The North Dakota Grain Growers Association has voted unanimously to withdraw from the National Association of Wheat Growers (NAWG) effective June 30th. The North Dakota association released a statement and sent a letter to NAWG on Tuesday May 7th.

In the statement, NDGGA President Jeff Mertz said, “After months of careful consideration, the North Dakota Grain Growers Association has decided to withdraw from the National Association of Wheat Growers. Although we’ve enjoyed a beneficial partnership with NAWG since 1977, in recent years we’ve seen a decline in support for issues specifically affecting North Dakota. Considering North Dakota has consistently paid some of the highest dues out of all states represented by NAWG, we believe we’re no longer seeing an adequate return on investment and have decided not to renew our contract that expires June 30, 2019. NAWG still provides value to producers on a national level. However, our foremost focus is on North Dakota farmers, and at this time we believe we can better represent their best interests by investing our resources elsewhere.”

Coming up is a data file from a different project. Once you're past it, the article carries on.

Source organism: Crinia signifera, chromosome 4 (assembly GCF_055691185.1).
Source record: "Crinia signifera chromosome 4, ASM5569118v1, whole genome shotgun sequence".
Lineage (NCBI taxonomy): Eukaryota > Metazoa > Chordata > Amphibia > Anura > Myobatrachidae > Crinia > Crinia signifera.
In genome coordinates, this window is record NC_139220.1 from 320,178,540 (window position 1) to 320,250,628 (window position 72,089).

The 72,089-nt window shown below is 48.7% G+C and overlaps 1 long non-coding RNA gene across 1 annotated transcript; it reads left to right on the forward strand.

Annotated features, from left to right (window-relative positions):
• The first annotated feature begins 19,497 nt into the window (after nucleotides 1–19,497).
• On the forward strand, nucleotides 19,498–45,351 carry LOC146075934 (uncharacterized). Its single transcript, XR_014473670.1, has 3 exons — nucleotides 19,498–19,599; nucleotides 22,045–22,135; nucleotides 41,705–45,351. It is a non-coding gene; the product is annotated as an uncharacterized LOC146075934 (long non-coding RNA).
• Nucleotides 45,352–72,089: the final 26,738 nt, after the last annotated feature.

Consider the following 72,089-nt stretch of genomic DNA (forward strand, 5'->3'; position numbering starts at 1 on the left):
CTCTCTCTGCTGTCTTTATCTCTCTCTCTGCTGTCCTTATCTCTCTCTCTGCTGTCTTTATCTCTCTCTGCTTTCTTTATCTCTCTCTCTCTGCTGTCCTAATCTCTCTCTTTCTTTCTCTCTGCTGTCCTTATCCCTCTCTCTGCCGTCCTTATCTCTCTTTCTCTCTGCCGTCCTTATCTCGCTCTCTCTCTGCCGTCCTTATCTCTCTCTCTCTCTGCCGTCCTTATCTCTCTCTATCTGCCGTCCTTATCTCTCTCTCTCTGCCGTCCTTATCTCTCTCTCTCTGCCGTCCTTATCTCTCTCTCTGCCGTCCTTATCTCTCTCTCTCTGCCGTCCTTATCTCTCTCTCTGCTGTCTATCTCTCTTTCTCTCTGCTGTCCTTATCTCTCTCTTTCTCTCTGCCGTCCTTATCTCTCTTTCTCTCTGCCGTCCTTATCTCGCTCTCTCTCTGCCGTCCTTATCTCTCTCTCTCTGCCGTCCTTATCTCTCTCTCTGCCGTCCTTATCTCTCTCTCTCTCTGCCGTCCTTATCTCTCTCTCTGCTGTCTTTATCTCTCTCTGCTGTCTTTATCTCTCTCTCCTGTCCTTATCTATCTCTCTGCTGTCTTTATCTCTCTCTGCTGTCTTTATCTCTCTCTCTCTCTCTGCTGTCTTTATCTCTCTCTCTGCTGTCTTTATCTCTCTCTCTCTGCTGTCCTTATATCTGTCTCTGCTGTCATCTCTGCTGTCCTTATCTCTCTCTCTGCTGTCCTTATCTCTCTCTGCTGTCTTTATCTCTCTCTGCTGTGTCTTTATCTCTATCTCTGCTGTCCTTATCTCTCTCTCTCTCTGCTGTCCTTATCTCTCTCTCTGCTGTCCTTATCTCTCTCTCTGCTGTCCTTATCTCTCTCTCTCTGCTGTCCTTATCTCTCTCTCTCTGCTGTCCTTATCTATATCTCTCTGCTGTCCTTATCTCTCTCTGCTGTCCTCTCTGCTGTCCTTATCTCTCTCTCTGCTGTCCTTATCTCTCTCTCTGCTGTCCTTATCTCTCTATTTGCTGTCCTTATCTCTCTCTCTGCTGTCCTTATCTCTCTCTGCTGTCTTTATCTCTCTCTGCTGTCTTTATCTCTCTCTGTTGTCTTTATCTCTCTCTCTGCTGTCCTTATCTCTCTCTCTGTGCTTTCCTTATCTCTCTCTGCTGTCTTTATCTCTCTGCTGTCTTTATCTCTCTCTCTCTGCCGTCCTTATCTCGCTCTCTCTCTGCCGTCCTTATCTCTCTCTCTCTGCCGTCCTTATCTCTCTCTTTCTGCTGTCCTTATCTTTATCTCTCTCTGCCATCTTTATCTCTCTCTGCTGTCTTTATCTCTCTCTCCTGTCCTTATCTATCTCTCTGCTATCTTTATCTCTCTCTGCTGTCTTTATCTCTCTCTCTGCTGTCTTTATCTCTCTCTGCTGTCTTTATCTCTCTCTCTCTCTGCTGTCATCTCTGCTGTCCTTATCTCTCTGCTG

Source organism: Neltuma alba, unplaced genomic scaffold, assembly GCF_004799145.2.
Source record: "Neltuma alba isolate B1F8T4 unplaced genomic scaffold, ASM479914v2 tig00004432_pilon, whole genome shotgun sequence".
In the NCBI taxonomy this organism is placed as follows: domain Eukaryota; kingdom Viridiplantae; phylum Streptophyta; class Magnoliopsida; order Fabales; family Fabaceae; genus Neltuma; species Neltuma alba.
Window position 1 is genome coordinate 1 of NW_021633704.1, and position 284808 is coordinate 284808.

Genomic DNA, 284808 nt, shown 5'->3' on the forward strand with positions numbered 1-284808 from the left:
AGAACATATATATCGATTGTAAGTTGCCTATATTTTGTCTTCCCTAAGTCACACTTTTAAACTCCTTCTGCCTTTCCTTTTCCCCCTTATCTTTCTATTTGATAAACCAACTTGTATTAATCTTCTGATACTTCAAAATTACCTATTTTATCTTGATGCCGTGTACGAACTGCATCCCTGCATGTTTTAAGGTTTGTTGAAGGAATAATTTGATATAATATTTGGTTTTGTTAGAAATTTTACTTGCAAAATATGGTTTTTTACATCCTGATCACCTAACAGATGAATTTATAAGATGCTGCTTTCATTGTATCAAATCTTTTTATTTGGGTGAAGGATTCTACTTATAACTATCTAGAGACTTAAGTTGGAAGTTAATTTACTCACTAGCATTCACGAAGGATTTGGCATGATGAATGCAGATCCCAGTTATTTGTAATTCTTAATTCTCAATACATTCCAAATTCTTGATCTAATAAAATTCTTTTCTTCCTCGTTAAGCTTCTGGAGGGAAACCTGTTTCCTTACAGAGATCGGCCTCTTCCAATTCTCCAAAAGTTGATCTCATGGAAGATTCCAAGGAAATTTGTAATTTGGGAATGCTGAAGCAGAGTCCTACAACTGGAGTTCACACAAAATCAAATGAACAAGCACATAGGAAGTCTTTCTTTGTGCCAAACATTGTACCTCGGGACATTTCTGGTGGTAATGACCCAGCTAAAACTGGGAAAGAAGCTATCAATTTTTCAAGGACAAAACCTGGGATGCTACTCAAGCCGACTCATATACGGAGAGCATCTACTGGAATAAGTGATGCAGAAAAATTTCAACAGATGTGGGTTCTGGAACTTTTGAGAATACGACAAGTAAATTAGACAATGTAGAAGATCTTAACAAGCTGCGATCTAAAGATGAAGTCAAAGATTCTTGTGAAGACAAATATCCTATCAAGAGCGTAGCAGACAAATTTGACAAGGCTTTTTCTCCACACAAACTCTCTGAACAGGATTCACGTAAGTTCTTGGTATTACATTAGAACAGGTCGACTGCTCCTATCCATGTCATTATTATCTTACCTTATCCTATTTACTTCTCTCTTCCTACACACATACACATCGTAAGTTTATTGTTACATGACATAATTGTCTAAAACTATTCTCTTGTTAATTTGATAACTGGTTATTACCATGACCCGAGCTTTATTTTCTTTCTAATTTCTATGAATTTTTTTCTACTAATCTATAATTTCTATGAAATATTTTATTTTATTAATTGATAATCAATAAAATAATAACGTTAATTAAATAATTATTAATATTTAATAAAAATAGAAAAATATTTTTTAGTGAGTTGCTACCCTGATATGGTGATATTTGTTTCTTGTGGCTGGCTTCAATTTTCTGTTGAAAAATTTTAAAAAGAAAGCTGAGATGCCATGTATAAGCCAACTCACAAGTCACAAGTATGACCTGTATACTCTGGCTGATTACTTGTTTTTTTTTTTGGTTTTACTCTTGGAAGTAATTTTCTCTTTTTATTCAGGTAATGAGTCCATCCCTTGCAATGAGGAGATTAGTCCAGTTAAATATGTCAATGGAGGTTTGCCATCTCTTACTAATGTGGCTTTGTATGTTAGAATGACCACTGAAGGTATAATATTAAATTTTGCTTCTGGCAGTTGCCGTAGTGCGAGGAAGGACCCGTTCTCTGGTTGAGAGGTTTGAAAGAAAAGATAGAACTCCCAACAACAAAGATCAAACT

The National Association of Wheat Growers responded with their own statement, expressing their disappointment with the decision. NAWG President Ben Scholz said, “Despite tremendous effort and NAWG conducting hundreds of meetings with members of Congress and the Administration on behalf of all our states including North Dakota, NDGGA leadership has indicated they will leave NAWG. NAWG leadership and staff did everything possible to address NDGGA’s concerns, from private briefings to ramped up communications to our states to traveling to North Dakota with a third-party facilitator to address issues, and yet they have still decided to resign their membership. As the President of a trade association, it always disappoints me when one of our members isn’t pleased with productivity.”

“In this case, NAWG went above and beyond to meet the concerns of NDGGA by giving them a national voice on Capitol Hill. NDGGA chose to put their own priorities ahead of the national organization, which is not how a national association can run effectively. The past two years North Dakota put their interests ahead of all wheat growers across the country by withholding half their dues, making it difficult to carry out the overall mission of the organization.”

“It is unfortunate that a major wheat-producing state, who provided unique insight into national policy and influenced others in the industry, won’t be moving forward with NAWG.”

North Dakota led the nation in wheat production in 2018 and it’s exit will leave 20 state members of the National Association.

 

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NAWG/NDGGA/Red River Farm Network

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